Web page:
Almost a decade after Aum Shinrikyo members released sarin on Tokyo subway trains, police in eight prefectures now have dedicated antiterrorism units to respond to nuclear, biological and chemical attacks.

The units have specialized equipment, including decontaminants and special vehicles, to protect them from dangerous biological and chemical substances, the National Police Agency said. The subway attack in 1995 killed 12 and injured more than 5,000.

The eight prefectures, including Tokyo and Osaka, each have an antiterrorism unit. The number of officers involved was not revealed.

The Metropolitan Police Department and Osaka Prefectural Police set up the first units in 2000. Prefectural police in Hokkaido, Miyagi, Kanagawa, Aichi, Hiroshima and Fukuoka followed in 2002, when the World Cup soccer finals were held in Japan and South Korea.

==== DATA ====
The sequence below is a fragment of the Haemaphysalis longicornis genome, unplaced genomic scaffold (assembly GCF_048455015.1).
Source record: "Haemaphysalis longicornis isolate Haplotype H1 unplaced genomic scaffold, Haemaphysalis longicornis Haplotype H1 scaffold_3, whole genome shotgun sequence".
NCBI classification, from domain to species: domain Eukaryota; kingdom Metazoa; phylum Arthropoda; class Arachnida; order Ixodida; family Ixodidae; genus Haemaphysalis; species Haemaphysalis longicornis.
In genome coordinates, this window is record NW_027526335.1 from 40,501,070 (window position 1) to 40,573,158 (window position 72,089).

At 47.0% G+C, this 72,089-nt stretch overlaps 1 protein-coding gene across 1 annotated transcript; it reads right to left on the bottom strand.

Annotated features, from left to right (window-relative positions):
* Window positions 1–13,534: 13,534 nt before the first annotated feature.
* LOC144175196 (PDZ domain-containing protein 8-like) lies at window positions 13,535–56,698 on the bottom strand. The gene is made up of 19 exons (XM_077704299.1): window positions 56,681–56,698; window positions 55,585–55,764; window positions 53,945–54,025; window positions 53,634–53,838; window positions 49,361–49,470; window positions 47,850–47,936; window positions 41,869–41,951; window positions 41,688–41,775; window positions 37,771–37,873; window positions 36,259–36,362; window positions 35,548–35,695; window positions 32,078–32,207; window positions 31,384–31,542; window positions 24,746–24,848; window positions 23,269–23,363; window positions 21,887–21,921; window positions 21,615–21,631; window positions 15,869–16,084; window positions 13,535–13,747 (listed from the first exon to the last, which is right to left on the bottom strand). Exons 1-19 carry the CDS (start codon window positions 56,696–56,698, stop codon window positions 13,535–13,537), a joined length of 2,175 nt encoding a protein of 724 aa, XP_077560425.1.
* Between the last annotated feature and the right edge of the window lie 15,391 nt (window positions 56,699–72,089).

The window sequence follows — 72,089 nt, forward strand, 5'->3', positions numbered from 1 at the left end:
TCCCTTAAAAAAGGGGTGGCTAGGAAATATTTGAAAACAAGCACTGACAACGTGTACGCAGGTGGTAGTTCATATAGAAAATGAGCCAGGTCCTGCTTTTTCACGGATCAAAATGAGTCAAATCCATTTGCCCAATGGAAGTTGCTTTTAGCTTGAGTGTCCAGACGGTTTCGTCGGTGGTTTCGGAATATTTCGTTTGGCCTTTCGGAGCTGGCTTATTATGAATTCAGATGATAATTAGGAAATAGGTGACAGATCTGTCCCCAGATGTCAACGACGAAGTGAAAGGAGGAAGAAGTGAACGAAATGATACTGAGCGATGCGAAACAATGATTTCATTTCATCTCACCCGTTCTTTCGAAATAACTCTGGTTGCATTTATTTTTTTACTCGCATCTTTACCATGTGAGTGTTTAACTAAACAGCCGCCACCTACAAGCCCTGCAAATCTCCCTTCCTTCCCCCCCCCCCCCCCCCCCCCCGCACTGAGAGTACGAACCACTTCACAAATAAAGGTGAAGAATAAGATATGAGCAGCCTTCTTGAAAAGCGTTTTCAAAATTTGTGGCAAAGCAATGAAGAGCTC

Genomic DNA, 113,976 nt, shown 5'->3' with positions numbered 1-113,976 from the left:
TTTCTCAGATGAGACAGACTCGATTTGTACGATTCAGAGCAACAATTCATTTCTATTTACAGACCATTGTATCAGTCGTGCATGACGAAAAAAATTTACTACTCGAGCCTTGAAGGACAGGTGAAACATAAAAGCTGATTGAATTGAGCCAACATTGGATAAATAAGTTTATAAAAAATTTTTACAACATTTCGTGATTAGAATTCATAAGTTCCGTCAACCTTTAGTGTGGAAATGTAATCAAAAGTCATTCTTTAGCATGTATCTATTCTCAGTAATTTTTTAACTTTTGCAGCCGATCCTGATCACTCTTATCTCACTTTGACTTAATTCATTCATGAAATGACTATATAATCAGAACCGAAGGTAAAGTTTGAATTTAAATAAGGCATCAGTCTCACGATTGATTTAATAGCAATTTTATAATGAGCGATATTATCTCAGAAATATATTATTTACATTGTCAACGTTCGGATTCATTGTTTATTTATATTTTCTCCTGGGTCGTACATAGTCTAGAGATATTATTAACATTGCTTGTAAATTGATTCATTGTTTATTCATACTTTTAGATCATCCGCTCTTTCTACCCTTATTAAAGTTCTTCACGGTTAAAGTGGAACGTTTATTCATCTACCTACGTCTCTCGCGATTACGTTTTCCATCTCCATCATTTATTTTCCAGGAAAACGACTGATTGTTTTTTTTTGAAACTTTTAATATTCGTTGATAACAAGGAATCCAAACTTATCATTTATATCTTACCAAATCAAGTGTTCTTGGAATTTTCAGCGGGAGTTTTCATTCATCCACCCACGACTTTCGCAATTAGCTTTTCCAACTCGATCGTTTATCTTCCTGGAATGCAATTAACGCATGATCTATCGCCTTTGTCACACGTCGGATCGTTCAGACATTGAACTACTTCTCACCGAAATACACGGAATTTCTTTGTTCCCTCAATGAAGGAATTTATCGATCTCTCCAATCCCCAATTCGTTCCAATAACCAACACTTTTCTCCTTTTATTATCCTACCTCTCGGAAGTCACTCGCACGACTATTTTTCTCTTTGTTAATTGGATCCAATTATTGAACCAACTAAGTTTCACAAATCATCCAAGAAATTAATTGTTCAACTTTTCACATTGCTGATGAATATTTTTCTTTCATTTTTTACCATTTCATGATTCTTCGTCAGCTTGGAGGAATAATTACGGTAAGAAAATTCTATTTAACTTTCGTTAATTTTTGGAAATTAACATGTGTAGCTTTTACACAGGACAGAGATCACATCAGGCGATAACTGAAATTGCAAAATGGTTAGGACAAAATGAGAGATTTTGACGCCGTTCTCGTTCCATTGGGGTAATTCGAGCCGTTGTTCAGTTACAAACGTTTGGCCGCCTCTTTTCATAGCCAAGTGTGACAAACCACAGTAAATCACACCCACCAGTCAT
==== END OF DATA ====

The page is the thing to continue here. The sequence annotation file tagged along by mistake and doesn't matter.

The NPA said Tokyo and Osaka police will each add another antiterrorism unit by March 2005.

Prefectural police riot squads are equipped with hazmat suits and equipment to detect biological and chemical substances.

The government has submitted a bill to the Diet to revise the Police Law so that the NPA can directly instruct prefectural police in the case of possible nuclear, biological or chemical attacks.

The government has compiled a manual to strengthen cooperation among the ministries and agencies. It addresses issues such as facilitating cooperation between police and fire departments in rescue efforts, conducting decontamination and dealing with requests for dispatching the Self-Defense Forces.

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